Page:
In case you weren’t spending your New Year’s Day morning watching the Gator Bowl on ESPN2, let me sum up: The mighty Wildcats of my alma mater, Northwestern University, swatted down the Mississippi State Bulldogs for their first bowl victory since the 1949 Rose Bowl. Also in 1949? My mom was born. NATO was established. The World Series saw the New York Yankees beat Brooklyn. So, you know, it’s been awhile.
When I began my college career, however, Northwestern hadn’t even been to a bowl since 1949. It was a tough slot, being a selective private school wedged among the huge state universities of the Big Ten. The football stands were sparsely populated of a Saturday, the students taken to entertaining themselves by having marshmallow fights and using our higher test scores as justification to chant derisively at the opposing teams (“That’s alright, that’s okay, you’ll all work for us someday.”) Victories were so rare that a goalpost was uprooted and marched into Lake Michigan pretty much every time we got a win.
But my freshman year, something strange happened: we started to not suck. It wasn’t a winning season or anything, but after three victories, we had to stop tearing up the field every time. The very next year, we went to the Rose Bowl.
I wasn’t good at college. I did fine academically, but I didn’t take advantage of the freedom and foolishness like a normal American teenager. Northwestern’s motto is “Quaecumque sunt vera,” meaning, “Whatsoever things are true,” and I was probably a little too hung up on truth at the time. Even at 17 years old, I knew what was reckless, what was careless, what was probably not a good idea. The mistake I made, however, was thinking that all those things were also pointless. Now more than twice that age again, I can see that some recklessness might have done me some good.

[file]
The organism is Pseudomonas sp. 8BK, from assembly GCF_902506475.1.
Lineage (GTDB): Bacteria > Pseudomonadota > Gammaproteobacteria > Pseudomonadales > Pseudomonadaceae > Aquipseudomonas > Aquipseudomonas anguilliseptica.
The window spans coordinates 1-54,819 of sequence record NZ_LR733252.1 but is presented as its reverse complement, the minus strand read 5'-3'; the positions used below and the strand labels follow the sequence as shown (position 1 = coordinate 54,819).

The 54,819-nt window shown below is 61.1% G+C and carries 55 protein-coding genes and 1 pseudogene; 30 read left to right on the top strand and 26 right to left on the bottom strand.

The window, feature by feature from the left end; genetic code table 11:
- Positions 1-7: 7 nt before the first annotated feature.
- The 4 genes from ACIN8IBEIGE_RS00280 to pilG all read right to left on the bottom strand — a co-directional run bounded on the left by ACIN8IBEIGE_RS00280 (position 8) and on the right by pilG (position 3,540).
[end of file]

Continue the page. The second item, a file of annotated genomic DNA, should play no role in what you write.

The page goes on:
The closest I came was on those Saturday afternoons at Dyche Stadium, bundled up against November lake gusts, cheer-screaming with my classmates for Schnur and D’Wayne and Darnell, dancing along with the marching band to stay warm. As I watched the game in Jacksonville this week and saw today’s students doing all the same things (well, except for freezing their asses off), all those numb-toed, sore-throated hours came spinning back to me. When Coach Fitzgerald choked up in the post-game interview, I was right there with him, because I knew he remembered those Saturdays, too - he was our star linebacker during those shockingly triumphant seasons.
People say “we” in reference to their athletic teams, but for the first and last time in my life, college represented a point where I really felt camaraderie between myself, my team, and other fans. The players weren’t distant celebrity figures. They were the guys I met during visits to my big sister’s dorm, then the guys in my sociology class, then the guys asking my roommate out. They were kids and we were kids and watching them play was exhilarating and a little terrifying because it made us realize how fast it was all going by.
Time has taken that fear, but also some of that excitement. Is there ever another phase in our lives like that? I’ll never be the person who says college days were the best time of my life, but I can see now that it was a time like no other. I know all those students who were at the Gator Bowl – the ones on the field and the ones in the stands – have finals and frat parties and (if they’re not like me) a few hangovers to get through between now and graduation. A lot of it will blur together and someday, 15 years from now, they may have trouble remembering the names of their dorm-mates, let alone their senior thesis topic. But maybe, on one wintry afternoon, the sound of the fight song will bring it all back, and they’ll smile to remember who they once got to be.